Uber Indefinitely Extends Mask Requirement for Passengers

Face masks will now be an indefinite requirement when riding in an Uber. The ride-share company has extended its mask guidance for the U.S. and Canada as American states continue to see a surge in coronavirus cases.

The company had previously announced that masks were mandatory for drivers and riders through June. “Extending our ‘No Mask, No Ride’ policy is the right thing to do,” Uber said in a statement, per USA Today. “We want to send a clear message to everyone using Uber that we all have a role to play to keep each other safe.” Uber’s determination was made from CDC guidelines. 

The news arrives just as the company shared its new “No mask. No ride” campaign, which is airing on TV, social media, and in the app itself. The visual shows drivers and Uber Eats delivery workers doing their jobs during the pandemic.

Uber oversaw a survey where it polled 600 random Uber and Lyft drivers, ultimately discovering that Uber drivers feel safer with coronavirus safety guidelines. In May, the company launched selfie technology that detects whether a driver is wearing a mask before they begin a shift. The app also sends notification reminders to riders about wearing a mask before entering the car—and issues a safety checklist to passengers, which includes confirmation that they’re wearing a mask, keeping the windows rolled down, and that no one is sitting in the front seat.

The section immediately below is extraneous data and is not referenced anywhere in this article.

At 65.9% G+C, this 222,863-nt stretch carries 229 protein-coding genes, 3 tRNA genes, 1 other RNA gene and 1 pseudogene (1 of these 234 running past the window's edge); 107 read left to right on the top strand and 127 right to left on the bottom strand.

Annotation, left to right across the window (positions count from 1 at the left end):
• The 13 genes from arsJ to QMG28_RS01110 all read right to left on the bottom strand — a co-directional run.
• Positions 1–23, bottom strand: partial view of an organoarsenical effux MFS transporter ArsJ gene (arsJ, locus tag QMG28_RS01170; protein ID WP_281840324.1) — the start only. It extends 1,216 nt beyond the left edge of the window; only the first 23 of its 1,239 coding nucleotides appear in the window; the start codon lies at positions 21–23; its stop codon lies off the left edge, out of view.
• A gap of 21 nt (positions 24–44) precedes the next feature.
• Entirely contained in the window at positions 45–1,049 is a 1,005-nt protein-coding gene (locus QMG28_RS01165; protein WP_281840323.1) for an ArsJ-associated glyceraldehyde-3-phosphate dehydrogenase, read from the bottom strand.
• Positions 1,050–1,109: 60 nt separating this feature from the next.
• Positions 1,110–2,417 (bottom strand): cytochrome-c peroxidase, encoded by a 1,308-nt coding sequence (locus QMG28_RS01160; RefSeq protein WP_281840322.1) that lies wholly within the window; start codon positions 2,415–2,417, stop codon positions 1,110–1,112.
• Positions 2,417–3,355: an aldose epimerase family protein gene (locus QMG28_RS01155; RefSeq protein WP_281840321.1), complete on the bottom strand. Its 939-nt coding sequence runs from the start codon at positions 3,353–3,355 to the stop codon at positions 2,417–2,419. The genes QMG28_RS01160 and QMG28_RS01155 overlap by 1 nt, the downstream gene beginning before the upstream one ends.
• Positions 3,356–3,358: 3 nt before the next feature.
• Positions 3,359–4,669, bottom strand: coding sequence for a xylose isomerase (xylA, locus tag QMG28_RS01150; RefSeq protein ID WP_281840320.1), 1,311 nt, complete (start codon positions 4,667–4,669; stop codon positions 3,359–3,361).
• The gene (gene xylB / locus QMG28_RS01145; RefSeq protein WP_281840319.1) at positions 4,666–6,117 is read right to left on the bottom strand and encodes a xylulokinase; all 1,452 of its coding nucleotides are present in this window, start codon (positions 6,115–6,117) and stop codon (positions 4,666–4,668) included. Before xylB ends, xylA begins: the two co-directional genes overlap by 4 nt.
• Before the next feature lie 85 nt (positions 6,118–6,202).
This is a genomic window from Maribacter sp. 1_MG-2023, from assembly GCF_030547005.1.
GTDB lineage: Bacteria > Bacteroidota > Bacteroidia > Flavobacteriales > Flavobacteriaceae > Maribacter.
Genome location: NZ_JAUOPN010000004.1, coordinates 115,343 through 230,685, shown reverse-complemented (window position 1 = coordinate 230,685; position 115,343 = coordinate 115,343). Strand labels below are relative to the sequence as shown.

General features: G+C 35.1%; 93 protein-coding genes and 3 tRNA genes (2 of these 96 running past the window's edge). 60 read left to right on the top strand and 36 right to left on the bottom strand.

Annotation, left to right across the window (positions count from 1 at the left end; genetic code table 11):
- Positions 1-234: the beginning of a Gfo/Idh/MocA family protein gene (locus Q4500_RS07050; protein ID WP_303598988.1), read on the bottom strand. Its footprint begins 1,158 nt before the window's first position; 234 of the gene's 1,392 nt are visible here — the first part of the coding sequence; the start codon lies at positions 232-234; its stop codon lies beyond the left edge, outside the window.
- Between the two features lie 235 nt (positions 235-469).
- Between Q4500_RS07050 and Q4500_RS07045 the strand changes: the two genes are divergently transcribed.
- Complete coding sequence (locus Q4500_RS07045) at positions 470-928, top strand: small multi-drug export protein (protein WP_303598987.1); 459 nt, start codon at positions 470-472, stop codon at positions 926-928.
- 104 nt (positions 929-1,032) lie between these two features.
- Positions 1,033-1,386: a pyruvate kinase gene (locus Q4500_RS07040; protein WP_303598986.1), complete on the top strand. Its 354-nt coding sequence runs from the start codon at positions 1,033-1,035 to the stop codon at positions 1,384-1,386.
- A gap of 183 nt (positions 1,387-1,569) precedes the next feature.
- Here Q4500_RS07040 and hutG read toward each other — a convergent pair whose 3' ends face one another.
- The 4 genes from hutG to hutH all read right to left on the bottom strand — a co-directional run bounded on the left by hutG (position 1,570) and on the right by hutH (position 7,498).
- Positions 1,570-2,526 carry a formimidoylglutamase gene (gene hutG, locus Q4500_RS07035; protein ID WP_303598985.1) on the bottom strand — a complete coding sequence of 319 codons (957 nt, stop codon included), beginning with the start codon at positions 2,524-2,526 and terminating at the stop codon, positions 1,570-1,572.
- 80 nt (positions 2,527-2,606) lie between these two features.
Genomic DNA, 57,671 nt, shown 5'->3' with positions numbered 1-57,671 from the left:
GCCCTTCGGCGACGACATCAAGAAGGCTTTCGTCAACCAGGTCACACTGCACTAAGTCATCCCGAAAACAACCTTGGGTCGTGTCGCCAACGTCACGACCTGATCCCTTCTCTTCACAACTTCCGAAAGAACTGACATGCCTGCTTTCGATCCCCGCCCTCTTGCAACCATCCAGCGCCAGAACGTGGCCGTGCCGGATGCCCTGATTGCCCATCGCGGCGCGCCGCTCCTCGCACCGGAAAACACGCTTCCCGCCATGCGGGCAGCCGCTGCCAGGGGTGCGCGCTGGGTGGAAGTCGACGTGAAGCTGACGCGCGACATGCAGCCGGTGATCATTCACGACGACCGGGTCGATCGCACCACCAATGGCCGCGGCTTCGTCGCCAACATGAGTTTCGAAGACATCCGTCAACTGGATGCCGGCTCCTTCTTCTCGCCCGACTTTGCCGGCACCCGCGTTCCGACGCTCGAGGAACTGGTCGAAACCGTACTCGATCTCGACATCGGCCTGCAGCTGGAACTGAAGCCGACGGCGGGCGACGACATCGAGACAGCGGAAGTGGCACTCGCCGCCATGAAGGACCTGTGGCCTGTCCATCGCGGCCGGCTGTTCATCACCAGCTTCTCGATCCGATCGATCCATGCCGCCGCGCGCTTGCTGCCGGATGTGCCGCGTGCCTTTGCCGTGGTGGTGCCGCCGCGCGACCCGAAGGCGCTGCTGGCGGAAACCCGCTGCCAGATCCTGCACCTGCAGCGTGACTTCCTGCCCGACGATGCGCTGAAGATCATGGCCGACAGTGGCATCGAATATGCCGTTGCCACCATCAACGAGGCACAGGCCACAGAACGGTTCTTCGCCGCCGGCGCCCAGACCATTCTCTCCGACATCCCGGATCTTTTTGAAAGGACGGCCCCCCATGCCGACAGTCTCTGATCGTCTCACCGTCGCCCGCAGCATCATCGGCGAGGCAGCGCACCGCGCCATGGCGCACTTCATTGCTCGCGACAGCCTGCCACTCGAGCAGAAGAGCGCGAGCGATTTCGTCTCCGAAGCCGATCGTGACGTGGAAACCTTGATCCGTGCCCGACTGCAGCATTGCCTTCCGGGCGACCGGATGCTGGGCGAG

In addition to the mask requirement, passengers in some cities will be asked to disinfect the backseat after their ride is complete, as part of the ride-share company’s new partnership with Clorox, Cnet reports.

“As we navigate a new normal and cities continue to reopen, we want all Uber users to travel with confidence. That starts with clean cars,” Uber wrote in a blog post on Tuesday. “Cleanliness is a shared responsibility and riders should also be making an effort to sanitize the frequently touched areas in the back of the car to help create a cleaner environment for themselves, the driver, and the next passenger.”

Beginning in July, Uber will supply 600,000 Clorox wipe canisters to its drivers in Atlanta, Chicago, and New York, with the possibility of expanding. Uber will advise drivers and passengers on which surfaces to clean after a trip: for drivers, that includes the front seat, steering wheel, gear shift, cup holders, and door handles; for riders, the company recommends wiping down the back seat, seat belt buckles, window controllers, and door handles.


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